Food insecurity and Facebook

Things that usually clutter facebook newsfeeds: cat videos, instagram pics and party invitations. And increasingly, at least in Nunavut’s capital city, caribou carcasses.

In a startling shift away from the long-rooted Inuit custom of sharing food among families, a growing number of opportunistic northerners are instead using facebook to sell their traditional food.

 Iqaluit Sell/Swap, an open group on the popular social networking site, serves primarily as a convenient place to auction off old children’s clothes or fix-er-up cars. But lately, some members have been offering up bounty from their latest hunting trip such as caribou or arctic char – for a price.

 It’s an avarice born of desperation.

 Warmer winters have led to unpredictable and dangerous ice conditions, taking their toll on traditional hunting. For Inuit who don’t have the money to supplement the shortages with store-bought food this means long months of never-full stomachs and mental stress.
The winter of 2010/2011 was particularly hard. McGill graduate student Sara Statham, 24, wanted to find out how vulnerable the climatic changes (freeze-up came about two months later than average) would leave the impoverished neighbourhoods in Iqaluit. At the International Polar Year conference in Montreal this week, Statham presented her findings.

In addition to the strained sharing networks – which is the Inuit’s traditional way of dealing with food shortages – she discovered that 54 percent of publicly-owned households did not have enough money to buy store food and could not get country food. Previously, only 46 percent of households had reported the same.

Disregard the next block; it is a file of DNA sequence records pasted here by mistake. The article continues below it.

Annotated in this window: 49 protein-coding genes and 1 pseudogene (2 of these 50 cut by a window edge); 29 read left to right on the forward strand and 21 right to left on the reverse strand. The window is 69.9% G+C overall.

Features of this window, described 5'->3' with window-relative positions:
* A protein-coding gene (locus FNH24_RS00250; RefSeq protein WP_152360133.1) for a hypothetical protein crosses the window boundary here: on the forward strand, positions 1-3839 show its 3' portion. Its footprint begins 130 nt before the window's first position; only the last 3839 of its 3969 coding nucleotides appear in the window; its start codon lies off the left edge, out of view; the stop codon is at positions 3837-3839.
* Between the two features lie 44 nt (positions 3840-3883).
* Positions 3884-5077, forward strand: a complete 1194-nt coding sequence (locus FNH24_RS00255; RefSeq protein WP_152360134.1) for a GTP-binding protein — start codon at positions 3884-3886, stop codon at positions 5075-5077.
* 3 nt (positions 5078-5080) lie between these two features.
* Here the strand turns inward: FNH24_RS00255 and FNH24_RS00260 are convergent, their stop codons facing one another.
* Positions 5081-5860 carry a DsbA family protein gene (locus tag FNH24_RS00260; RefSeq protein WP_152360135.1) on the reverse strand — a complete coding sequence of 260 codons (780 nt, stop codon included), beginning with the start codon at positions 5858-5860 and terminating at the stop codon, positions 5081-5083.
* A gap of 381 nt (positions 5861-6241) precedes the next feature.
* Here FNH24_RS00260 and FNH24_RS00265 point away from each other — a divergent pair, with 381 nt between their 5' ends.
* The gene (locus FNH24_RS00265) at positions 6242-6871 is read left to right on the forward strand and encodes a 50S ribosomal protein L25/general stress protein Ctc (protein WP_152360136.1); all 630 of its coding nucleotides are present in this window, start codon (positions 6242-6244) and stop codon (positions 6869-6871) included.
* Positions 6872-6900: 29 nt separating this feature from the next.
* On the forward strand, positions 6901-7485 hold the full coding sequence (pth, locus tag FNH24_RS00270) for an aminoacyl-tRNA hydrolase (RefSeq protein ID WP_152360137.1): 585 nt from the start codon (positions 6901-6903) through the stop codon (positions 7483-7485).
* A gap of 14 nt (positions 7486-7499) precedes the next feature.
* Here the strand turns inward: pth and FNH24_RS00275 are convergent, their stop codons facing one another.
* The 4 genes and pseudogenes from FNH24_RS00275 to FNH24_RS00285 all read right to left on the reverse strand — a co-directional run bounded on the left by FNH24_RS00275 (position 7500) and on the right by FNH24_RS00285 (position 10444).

“One week… we had no food. We only had one dried noodle pack for 4 people. We can’t live like that,” Statham recalls the mother of one young Inuit family telling her. However, Statham said she found that while environmental changes had some impact on the vulnerability of Iqaluit’s poor, there were larger socio-economic issues that were affecting food insecurity.
Food and water insecurity have been highlighted at the conference as one of the major issues facing northern communities.
Previously published on Canadian Geographic’s blog; April 27, 2012

Researchers monitoring salt water in wells

Sea water is gradually seeping into the drinking water wells along the Northumberland Strait, a University of New Brunswick researcher says.

While no one’s gotten sick yet the future looks grim, Kerry MacQuarrie said.

Climate change experts warn of rising sea levels, which have the unfortunate side effect of leaving groundwater sources ruined by salt water intrusion.

MacQuarrie is looking specifically at the coastal community of Richibucto, where the water has a history of being too salty. The two-year project is part of the Atlantic Regional Adaptation Collaborative, which is a branch of a larger federal climate change planning initiative.

“We would say that the issue is definitely there in Richibucto now,” said Robert Hughes, an adaptation co-ordinator at the Department of Environment. Hughes manages the province’s various climate change adaptation programs, which includes MacQuarrie’s salt water intrusion project.

While Richibucto’s water is currently well within the Canadian drinking water standards, studying the case could illuminate possible future problems and solutions, MacQuarrie said. When the water does eventually become too salty, Richibucto could serve as the model for other communities’ action plans.

About a decade ago, Richibucto was forced to abandon a well and drill a replacement in a new location when the salt water intrusion became a real issue. It resolved the problem, but the town’s seaside location still puts it at risk.

While salt is essential to a healthy diet, too much can be dangerous. Sodium and chloride occur naturally in groundwater, but high levels can turn the water corrosive and damage household plumbing, not to mention cause a salty taste.

“You can’t drink seawater, as everyone knows,” Hughes said.

But rising oceans aren’t the only cause. Higher demand for water means excessive pumping and the groundwater doesn’t have time to replenish with fresh rain or snowmelt. With nothing to stand in its way, the lower, denser salt water is suctioned into the well’s reserves.